Eastern Europe and Central Asia

With an average score of 35, Eastern Europe and Central Asia was the second lowest-scoring region in the index, ranking slightly ahead of Sub-Saharan Africa. Few countries in the Eastern Europe and Central Asia region have made progress in combatting corruption, according to TI.

Georgia leads the region with just 58 points on the CPI, followed by Montenegro (45) and Belarus (44). At the bottom, Turkmenistan received the lowest score in the region (20), followed by Uzbekistan (23) and Tajikistan (25). Among countries whose CPI score declined or stayed the same include Azerbaijan (25), Russia (28), Kazakhstan (31), Kosovo (37), Serbia (39), and Montenegro (45).

“Highly corrupt countries that score poorly on the CPI also tend to have fragile democratic institutions, and their citizens have weaker political and civil rights,” TI said. Many governments across Eastern Europe and Central Asia, for example, “fail to preserve the checks and balances that are foundational to democracy and instrumental in controlling corruption,” TI said.

MENA region

With an average score of 39, the Middle East and Northern Africa region falls behind both the Americas and Asia Pacific regions and ranks only slightly better than Eastern Europe and Central Asia, as well as Sub-Saharan Africa. With a score of 70, United Arab Emirates (UAE) leads the region on the CPI, followed by Qatar (62). The lowest scores in the region were in Syria (13), Yemen (14), and Libya (17), where instability, terrorism, war, and conflict flourish.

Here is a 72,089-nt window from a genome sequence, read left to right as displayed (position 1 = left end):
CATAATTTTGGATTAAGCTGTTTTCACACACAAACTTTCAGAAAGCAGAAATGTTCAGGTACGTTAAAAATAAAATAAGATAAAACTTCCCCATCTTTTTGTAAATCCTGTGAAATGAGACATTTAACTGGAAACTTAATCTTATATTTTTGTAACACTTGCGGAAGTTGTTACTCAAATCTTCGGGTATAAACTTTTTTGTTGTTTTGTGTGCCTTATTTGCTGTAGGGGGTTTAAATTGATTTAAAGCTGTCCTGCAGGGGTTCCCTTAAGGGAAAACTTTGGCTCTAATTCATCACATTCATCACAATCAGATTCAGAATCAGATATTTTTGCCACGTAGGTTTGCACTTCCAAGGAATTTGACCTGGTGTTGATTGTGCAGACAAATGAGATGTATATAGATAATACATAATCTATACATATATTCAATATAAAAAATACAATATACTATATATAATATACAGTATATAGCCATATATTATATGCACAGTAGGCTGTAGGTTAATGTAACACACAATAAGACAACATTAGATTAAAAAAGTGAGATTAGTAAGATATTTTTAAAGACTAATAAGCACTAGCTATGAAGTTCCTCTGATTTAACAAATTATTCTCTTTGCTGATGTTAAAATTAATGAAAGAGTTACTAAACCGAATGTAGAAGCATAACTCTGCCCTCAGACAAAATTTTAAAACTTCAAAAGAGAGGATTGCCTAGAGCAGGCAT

“Political corruption remains a central challenge, despite the work of many governments across the region to focus their national priorities on fighting corruption and increasing transparency,” TI said. “This is partly due to corrupt actors who are actively working against these measures and, unfortunately, exerting a great deal of influence over political leaders.”

Sub-Saharan Africa

With an average score of 32, Sub-Saharan Africa was the lowest scoring region in the 2018 CPI. For the seventh year in a row, Somalia made the bottom of the list, with a score of 10, followed by South Sudan and Syria, each with a score of 13.

While several countries in the region have adopted democratic principles of governance, “several are still governed by authoritarian and semi-authoritarian leaders,” TI said. “Autocratic regimes, civil strife, weak institutions, and unresponsive political systems continue to undermine anti-corruption efforts.”

Ranking highest in the region was Seychelles, with a score of 66, followed by Botswana and Cabo Verde, with scores of 61 and 57, respectively. Both Seychelles and Botswana “have relatively well-functioning democratic and governance systems, which help contribute to their scores,” TI said. “However, these countries are the exception rather than the norm in a region where most democratic principles are at risk and corruption is high.” In fact, several countries in this region experienced sharp declines in their CPI scores, including Burundi, Congo, Mozambique, Liberia, and Ghana.

Many low-performing countries share several common characteristics, “including few political rights, limited press freedoms, and a weak rule of law,” TI said. “In these countries, laws often go unenforced and institutions are poorly resourced with little ability to handle corruption complaints. In addition, internal conflict and unstable governance structures contribute to high rates of corruption.”

The findings are a reminder for risk and compliance officers to periodically revisit and monitor their anti-corruption compliance programs and conduct regular risk assessments to identify areas of greatest risk as it applies to various functions in different parts of the world.